This weekend readers were virtually treated to the inaugural Yarra Valley Writers Festival in a series of enriching online sessions.
It was the perfect way to spend a rainy day curled up inside, while also supporting local writers and tourism.
The festival was live-streamed on Saturday 9th May from the homes of local authors around the Yarra Valley, while hosted by MC Michael Veitch from ‘The Memo’ Memorial Hall in Healesville.
Launching in the midst of the current global pandemic, the festival certainly faced its fair share of challenges from the outset – but quickly responded to those challenges, handling them incredibly well by re-gearing the festival into a digital format that many could enjoy from home.
The result was a well-organised, enriching festival that was not only good for the soul, but also showcased the best that the Yarra Valley region has to offer – from local businesses, wineries and cafes, to bookshops and of course local writers. It was very thoughtfully put-together, and also interspersed with performances from local musician The Anecdote between sessions.
The festival comes at a time now ‘where we need conversations, connection and our thinkers and writers more than ever.’
From 9:30am to 7:30pm, the program was jam-packed with an impressive line-up of authors in various conversations and sessions.
I was a late riser for a Saturday morning, so the first session I tuned into for the day was Place in the New World Order just before lunch-time – in which Alice Robinson, Meg Mundell, Karen Viggers and chair Elizabeth McCarthy discussed writing in the time of coronavirus.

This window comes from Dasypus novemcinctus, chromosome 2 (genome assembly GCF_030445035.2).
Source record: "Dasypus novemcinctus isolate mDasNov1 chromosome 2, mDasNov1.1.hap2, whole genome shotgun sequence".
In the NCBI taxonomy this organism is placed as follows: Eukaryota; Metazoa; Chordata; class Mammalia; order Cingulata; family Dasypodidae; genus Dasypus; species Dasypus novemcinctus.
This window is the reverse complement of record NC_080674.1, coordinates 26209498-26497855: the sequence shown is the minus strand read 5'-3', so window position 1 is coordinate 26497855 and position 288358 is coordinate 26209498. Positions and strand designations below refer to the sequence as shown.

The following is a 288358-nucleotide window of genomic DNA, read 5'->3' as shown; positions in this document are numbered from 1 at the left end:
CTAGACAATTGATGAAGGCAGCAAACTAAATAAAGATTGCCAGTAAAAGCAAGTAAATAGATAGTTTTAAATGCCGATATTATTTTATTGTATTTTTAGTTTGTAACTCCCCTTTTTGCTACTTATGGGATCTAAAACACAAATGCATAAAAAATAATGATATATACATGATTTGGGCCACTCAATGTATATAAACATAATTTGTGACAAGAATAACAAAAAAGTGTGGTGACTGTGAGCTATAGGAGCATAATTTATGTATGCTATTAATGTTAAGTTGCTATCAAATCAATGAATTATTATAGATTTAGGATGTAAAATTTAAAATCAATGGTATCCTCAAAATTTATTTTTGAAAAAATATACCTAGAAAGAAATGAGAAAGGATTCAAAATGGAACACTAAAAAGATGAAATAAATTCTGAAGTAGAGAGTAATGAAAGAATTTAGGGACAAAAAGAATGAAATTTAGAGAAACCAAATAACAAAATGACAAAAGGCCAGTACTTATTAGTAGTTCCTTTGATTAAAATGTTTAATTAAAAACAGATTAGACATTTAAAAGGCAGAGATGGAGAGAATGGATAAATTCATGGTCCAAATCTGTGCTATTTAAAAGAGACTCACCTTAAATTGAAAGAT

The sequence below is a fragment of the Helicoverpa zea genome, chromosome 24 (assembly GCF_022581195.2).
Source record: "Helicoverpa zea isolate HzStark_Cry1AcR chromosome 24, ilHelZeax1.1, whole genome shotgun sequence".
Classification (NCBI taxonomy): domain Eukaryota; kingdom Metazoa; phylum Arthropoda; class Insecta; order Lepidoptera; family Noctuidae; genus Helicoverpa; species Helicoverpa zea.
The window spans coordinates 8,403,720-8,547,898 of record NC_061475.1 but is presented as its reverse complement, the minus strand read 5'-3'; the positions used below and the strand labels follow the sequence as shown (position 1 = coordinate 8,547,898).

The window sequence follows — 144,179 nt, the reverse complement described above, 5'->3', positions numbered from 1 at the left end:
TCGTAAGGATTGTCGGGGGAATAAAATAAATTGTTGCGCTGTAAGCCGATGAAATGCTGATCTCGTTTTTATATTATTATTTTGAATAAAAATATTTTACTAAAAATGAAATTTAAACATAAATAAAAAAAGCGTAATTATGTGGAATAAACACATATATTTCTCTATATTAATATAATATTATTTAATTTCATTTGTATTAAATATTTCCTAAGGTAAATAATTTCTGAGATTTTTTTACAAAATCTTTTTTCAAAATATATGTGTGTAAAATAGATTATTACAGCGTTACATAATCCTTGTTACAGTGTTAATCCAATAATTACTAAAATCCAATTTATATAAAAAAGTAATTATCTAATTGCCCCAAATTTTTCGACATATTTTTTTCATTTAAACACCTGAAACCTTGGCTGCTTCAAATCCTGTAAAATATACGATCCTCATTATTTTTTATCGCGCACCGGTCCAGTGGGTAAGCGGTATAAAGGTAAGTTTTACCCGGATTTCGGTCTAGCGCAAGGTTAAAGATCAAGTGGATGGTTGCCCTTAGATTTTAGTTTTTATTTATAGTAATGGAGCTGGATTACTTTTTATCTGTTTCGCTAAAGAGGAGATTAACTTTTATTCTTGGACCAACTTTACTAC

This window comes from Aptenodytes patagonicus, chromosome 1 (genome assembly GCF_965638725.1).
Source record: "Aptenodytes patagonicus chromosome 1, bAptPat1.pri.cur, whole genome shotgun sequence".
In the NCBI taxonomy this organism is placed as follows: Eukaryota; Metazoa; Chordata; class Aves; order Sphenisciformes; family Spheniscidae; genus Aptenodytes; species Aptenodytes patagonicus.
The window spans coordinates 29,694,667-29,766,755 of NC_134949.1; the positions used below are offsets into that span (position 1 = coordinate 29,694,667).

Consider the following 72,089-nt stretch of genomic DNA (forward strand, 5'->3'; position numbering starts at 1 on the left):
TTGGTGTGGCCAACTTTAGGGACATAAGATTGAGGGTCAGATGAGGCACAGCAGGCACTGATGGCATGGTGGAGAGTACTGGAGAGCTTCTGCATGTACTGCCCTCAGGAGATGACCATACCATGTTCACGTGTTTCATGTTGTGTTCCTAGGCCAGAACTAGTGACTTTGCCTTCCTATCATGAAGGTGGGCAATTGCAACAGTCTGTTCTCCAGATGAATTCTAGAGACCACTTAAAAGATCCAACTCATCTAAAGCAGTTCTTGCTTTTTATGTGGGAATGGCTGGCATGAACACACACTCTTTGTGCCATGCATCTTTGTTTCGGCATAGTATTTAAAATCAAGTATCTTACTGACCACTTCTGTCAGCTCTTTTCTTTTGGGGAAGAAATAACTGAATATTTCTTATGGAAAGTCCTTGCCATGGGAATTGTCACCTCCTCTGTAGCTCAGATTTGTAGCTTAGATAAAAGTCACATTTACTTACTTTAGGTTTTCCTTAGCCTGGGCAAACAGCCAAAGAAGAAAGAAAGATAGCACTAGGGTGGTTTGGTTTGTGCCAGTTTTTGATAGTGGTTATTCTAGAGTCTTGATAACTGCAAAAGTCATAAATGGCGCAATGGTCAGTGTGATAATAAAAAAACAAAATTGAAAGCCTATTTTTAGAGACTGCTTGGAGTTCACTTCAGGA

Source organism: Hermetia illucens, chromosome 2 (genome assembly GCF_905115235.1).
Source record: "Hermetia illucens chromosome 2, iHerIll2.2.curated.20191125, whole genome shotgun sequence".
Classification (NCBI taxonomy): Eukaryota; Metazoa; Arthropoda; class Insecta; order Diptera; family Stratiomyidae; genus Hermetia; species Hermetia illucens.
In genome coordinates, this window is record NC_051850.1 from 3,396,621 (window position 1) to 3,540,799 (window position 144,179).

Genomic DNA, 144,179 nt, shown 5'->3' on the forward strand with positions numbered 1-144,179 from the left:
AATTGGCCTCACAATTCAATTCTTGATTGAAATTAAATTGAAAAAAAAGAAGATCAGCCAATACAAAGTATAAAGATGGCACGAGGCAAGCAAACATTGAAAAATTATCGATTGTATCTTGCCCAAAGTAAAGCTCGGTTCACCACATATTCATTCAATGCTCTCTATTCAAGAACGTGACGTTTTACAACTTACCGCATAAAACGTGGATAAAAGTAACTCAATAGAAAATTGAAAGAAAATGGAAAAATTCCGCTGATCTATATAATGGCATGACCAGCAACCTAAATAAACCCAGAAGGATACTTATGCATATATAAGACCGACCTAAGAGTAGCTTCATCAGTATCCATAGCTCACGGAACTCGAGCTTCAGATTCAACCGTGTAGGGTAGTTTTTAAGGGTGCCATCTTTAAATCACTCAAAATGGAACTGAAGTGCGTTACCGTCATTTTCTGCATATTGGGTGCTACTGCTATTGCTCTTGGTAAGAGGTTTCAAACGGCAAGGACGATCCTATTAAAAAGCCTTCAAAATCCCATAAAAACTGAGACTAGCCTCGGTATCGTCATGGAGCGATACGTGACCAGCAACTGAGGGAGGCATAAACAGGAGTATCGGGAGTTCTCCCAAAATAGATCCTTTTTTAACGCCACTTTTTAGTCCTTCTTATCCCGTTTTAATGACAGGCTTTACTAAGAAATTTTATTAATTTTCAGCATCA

The group discussed the demand for stories and creative thinking post-COVID19, the impact and possible long-term changes it will have on social interaction, and the lessons they hope will stay with us once we come out of the lockdown.
This was followed by an interview with playwright and screenwriter David Williamson (Don’s Party, Gallipoli). In this session David reflected on his 50 year career, and the way his upbringing influenced him in wanting to tell stories and capture the way that people interact with one another.
Upbringing and family stories were also a key theme of the following session, titled How Weird Does Your Family Need to Be? – a very moving, poignant session which reduced many to tears. Writers Alice Pung (Her Father’s Daughter), Rick Morton (100 Years of Dirt), Richard Glover (Flesh Wounds) and chair Michael Mackenzie (ABC) spoke about overcoming difficult beginnings and ‘weird families’, embracing these and turning them into art – that ‘literature is an offering of empathy.’
‘The meaning of life is to come from somewhere dark and turn it into sunshine,’ commented Richard Glover.
From 4:45pm, crime writers from the Writers on the Run program gathered to discuss Australian crime writing in If I Tell You, I’ll Have to Kill You.
Authors Emma Viskic (Resurrection Day), Jock Serong (Preservation), Robert Gott (The Port Fairy Murders), and chair Angela Savage discussed crime writing as being a ‘social barometer’ for examining right and wrong within our society, and examining our cultural identity through the genre.
The final session for the night was a thoughtful discussion between writer Eliza Henry-Jones (How to Grow a Family Tree) and musician, singer and author Clare Bowditch on her memoir Your Own Kind of Girl. The pair spoke about the way grief, loss and bereavement can shape your identity in growing up – and the way self-expression can help to set you free.
The festival concluded with a beautiful performance by Clare Bowditch (her song Amazing Life), then the excited festival programmers handing out apple pies – ‘We’re all in a state of heightened euthoria BECAUSE IT WORKED!’
It certainly did work! Congratulations to all involved on pulling off a wonderful festival in unchartered waters, in spite of such challenges. Looking forward to next year’s festival and seeing what it brings.
To find out more about the festival, head to the YVWF website.